One out of the box, says builder
"It's one out of the box, literally," is how Masterton builder Dave Caldwell describes the award winning Masterton home which last week picked up New Zealand's richest architecture prize.
Named the ‘Signal Box' for its proximity to Masterton Railway Station, the home won architects Gerald Melling and Allan Morse of Wellington's Melling Morse Architects HOME New Zealand magazine's Home of the Year award.
The home is owned by Stephanie Chilcott, an art enthusiast and former fashion designer who decided to move from Wellington to Masterton after purchasing the large section on which the Signal Box stands.
The one-bedroom home's angled top floor references a railway station signal arm poised half-way between 'stop' and 'go'. The top level of the home accommodates the master bedroom, which is a series of stepped platforms that culminate in a small balcony.
Mr Caldwell, of DAS Construction, says the design made for his most challenging building project yet.
"For two weeks I studied the plans at night and worked it out in my head. The more I become familiar with it, it didn't seem so bad."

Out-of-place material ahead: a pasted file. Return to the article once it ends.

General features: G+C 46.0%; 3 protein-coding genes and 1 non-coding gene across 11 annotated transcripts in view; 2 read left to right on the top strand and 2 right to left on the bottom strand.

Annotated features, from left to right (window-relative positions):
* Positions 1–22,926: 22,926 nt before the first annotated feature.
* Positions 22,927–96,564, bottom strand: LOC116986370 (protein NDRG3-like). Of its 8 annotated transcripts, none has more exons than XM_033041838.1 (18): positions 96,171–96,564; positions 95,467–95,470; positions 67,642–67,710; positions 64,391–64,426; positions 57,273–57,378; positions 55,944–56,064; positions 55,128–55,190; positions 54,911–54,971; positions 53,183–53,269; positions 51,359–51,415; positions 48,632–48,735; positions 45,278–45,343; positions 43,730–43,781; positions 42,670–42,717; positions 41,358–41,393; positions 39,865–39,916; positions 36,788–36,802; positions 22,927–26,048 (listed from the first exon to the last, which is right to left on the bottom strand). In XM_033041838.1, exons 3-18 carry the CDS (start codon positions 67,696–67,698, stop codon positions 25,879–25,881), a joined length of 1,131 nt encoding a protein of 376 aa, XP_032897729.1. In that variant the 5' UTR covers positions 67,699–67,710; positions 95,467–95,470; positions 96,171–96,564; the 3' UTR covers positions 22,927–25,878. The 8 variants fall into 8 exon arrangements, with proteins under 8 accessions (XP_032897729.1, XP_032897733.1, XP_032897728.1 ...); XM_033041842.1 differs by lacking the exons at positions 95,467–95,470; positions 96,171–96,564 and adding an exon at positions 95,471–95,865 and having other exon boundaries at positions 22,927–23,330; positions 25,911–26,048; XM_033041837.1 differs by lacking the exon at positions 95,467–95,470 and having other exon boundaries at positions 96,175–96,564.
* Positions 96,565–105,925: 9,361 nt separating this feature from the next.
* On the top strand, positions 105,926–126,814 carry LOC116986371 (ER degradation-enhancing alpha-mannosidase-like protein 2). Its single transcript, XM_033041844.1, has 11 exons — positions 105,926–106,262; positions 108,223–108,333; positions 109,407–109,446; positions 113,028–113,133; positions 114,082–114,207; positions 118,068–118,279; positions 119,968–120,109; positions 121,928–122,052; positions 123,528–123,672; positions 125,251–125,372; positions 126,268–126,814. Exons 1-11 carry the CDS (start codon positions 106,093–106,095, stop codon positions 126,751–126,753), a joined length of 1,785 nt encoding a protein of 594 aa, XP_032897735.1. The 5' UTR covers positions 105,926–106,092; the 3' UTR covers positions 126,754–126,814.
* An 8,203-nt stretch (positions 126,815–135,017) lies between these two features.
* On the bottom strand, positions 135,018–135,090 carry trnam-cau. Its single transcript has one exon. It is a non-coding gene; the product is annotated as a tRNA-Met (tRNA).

While it may look complicated, the architects are adamant the design is also practical.
"The house needed to get up above this little neighbourhood and have a look around, that's where the idea of cranking the top floor up like a signal came from," says architect Gerald Melling. "But we didn't want our client to suffer any inconvenience for the sake of a metaphor. It's a rational, functional house."
The compact 100-square-metre home includes environmentally friendly features such as solar panels, double-glazing and wool insulation, as well as being designed to attract and retain solar heat in its concrete floors and blocks. Throughout the design process, Stephanie Chilcott worried that it would be too small.
"Now I wonder why I complained," she says, "because everything seems to be the right size," Ms Chilcott says.
The judges praised the Signal Box for challenging assumed notions of what New Zealand houses should look like, without sacrificing practicality or comfort.
"Its form is fresh and interesting and inspired by its site close to the railway station," says Jeremy Hansen, editor of HOME New Zealand and one of three members of the Home of the Year award's judging panel
In an essay in HOME New Zealand's Home of the Year issue, Victoria University of Wellington lecturer Peter Wood praises the Signal Box for the way it breaks the mould. "New Zealand houses tend to avoid drawing attention to themselves, and our suburbs suffer from the bland predictability such modesty produces," Wood says. "The Signal Box shows no such insecurities. It throws coyness out its stop/go windows and blows steam from its steam-whistle chimney.